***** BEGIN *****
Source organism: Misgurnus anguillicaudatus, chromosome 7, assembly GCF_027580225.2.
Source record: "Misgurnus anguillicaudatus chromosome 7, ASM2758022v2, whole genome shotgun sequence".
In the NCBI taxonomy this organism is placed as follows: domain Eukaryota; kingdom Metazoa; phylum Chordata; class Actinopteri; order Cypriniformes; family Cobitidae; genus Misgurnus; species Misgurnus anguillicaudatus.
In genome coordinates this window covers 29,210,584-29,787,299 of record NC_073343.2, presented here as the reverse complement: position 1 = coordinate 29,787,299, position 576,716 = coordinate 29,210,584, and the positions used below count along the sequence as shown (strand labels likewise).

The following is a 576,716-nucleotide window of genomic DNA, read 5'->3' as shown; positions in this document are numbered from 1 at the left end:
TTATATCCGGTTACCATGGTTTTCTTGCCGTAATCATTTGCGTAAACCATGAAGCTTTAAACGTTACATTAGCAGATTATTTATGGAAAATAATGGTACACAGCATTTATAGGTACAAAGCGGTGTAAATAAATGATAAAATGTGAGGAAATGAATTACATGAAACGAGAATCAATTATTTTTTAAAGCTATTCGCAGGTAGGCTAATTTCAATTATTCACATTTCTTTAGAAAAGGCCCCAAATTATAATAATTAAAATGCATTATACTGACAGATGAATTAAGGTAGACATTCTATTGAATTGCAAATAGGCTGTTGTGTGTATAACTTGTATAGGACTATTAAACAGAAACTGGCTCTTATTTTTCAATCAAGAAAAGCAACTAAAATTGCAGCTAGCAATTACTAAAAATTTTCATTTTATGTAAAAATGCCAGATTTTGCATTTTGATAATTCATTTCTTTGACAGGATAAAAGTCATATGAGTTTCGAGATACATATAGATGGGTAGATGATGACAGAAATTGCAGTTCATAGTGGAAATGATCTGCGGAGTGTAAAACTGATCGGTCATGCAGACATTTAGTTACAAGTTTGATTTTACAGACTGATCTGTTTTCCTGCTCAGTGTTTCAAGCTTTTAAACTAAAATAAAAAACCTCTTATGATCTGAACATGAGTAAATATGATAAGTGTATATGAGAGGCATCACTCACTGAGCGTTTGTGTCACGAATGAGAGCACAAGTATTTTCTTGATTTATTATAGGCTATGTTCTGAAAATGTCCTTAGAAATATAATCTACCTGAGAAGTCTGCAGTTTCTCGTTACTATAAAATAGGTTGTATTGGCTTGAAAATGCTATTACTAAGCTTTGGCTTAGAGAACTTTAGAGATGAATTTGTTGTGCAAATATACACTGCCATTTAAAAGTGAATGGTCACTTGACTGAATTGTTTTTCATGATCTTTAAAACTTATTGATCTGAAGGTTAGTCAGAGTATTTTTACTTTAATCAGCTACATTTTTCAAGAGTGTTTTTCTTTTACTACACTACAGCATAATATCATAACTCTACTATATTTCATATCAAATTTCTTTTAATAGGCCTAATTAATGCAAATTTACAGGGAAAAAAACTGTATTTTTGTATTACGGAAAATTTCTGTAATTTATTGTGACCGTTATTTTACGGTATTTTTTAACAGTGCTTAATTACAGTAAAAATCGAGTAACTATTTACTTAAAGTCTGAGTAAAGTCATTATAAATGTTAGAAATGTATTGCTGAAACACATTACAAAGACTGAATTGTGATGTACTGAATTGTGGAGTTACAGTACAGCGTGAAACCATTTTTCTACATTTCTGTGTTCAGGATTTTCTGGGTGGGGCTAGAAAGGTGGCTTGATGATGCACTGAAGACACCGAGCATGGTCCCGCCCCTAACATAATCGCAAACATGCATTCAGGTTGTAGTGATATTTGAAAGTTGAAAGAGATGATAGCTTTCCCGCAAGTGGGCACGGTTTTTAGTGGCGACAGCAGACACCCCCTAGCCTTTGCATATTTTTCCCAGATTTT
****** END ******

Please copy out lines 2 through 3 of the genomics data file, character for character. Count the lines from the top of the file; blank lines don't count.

Source record: "Misgurnus anguillicaudatus chromosome 7, ASM2758022v2, whole genome shotgun sequence".
In the NCBI taxonomy this organism is placed as follows: domain Eukaryota; kingdom Metazoa; phylum Chordata; class Actinopteri; order Cypriniformes; family Cobitidae; genus Misgurnus; species Misgurnus anguillicaudatus.